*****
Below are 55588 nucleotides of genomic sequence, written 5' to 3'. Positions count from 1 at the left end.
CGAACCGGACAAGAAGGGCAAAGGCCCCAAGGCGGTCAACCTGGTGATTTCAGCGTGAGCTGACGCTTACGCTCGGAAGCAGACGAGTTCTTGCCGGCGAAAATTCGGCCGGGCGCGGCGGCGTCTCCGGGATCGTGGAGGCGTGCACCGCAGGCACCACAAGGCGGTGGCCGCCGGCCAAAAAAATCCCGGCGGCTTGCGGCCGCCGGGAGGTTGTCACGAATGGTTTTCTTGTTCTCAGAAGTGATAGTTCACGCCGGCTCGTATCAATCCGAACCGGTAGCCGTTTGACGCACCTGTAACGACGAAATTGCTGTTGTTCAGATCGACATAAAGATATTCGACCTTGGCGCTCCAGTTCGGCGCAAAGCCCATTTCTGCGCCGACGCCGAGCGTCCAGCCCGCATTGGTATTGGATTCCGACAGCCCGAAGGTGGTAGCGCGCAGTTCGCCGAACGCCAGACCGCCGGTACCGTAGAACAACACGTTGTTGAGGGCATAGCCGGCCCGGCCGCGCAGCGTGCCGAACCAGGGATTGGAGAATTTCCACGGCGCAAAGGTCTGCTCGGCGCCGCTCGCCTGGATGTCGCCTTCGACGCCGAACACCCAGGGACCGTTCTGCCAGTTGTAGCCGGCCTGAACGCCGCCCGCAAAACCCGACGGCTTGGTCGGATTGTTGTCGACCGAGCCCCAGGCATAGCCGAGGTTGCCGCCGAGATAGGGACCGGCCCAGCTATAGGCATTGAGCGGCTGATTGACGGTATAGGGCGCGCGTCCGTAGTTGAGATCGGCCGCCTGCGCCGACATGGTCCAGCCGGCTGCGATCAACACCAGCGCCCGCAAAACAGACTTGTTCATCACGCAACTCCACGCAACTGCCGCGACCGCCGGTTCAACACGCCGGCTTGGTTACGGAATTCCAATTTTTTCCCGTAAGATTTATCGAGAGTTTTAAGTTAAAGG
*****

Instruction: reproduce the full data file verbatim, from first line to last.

Below are 55588 nucleotides of genomic sequence, written 5' to 3'. Positions count from 1 at the left end.
CGAACCGGACAAGAAGGGCAAAGGCCCCAAGGCGGTCAACCTGGTGATTTCAGCGTGAGCTGACGCTTACGCTCGGAAGCAGACGAGTTCTTGCCGGCGAAAATTCGGCCGGGCGCGGCGGCGTCTCCGGGATCGTGGAGGCGTGCACCGCAGGCACCACAAGGCGGTGGCCGCCGGCCAAAAAAATCCCGGCGGCTTGCGGCCGCCGGGAGGTTGTCACGAATGGTTTTCTTGTTCTCAGAAGTGATAGTTCACGCCGGCTCGTATCAATCCGAACCGGTAGCCGTTTGACGCACCTGTAACGACGAAATTGCTGTTGTTCAGATCGACATAAAGATATTCGACCTTGGCGCTCCAGTTCGGCGCAAAGCCCATTTCTGCGCCGACGCCGAGCGTCCAGCCCGCATTGGTATTGGATTCCGACAGCCCGAAGGTGGTAGCGCGCAGTTCGCCGAACGCCAGACCGCCGGTACCGTAGAACAACACGTTGTTGAGGGCATAGCCGGCCCGGCCGCGCAGCGTGCCGAACCAGGGATTGGAGAATTTCCACGGCGCAAAGGTCTGCTCGGCGCCGCTCGCCTGGATGTCGCCTTCGACGCCGAACACCCAGGGACCGTTCTGCCAGTTGTAGCCGGCCTGAACGCCGCCCGCAAAACCCGACGGCTTGGTCGGATTGTTGTCGACCGAGCCCCAGGCATAGCCGAGGTTGCCGCCGAGATAGGGACCGGCCCAGCTATAGGCATTGAGCGGCTGATTGACGGTATAGGGCGCGCGTCCGTAGTTGAGATCGGCCGCCTGCGCCGACATGGTCCAGCCGGCTGCGATCAACACCAGCGCCCGCAAAACAGACTTGTTCATCACGCAACTCCACGCAACTGCCGCGACCGCCGGTTCAACACGCCGGCTTGGTTACGGAATTCCAATTTTTTCCCGTAAGATTTATCGAGAGTTTTAAGTTAAAGG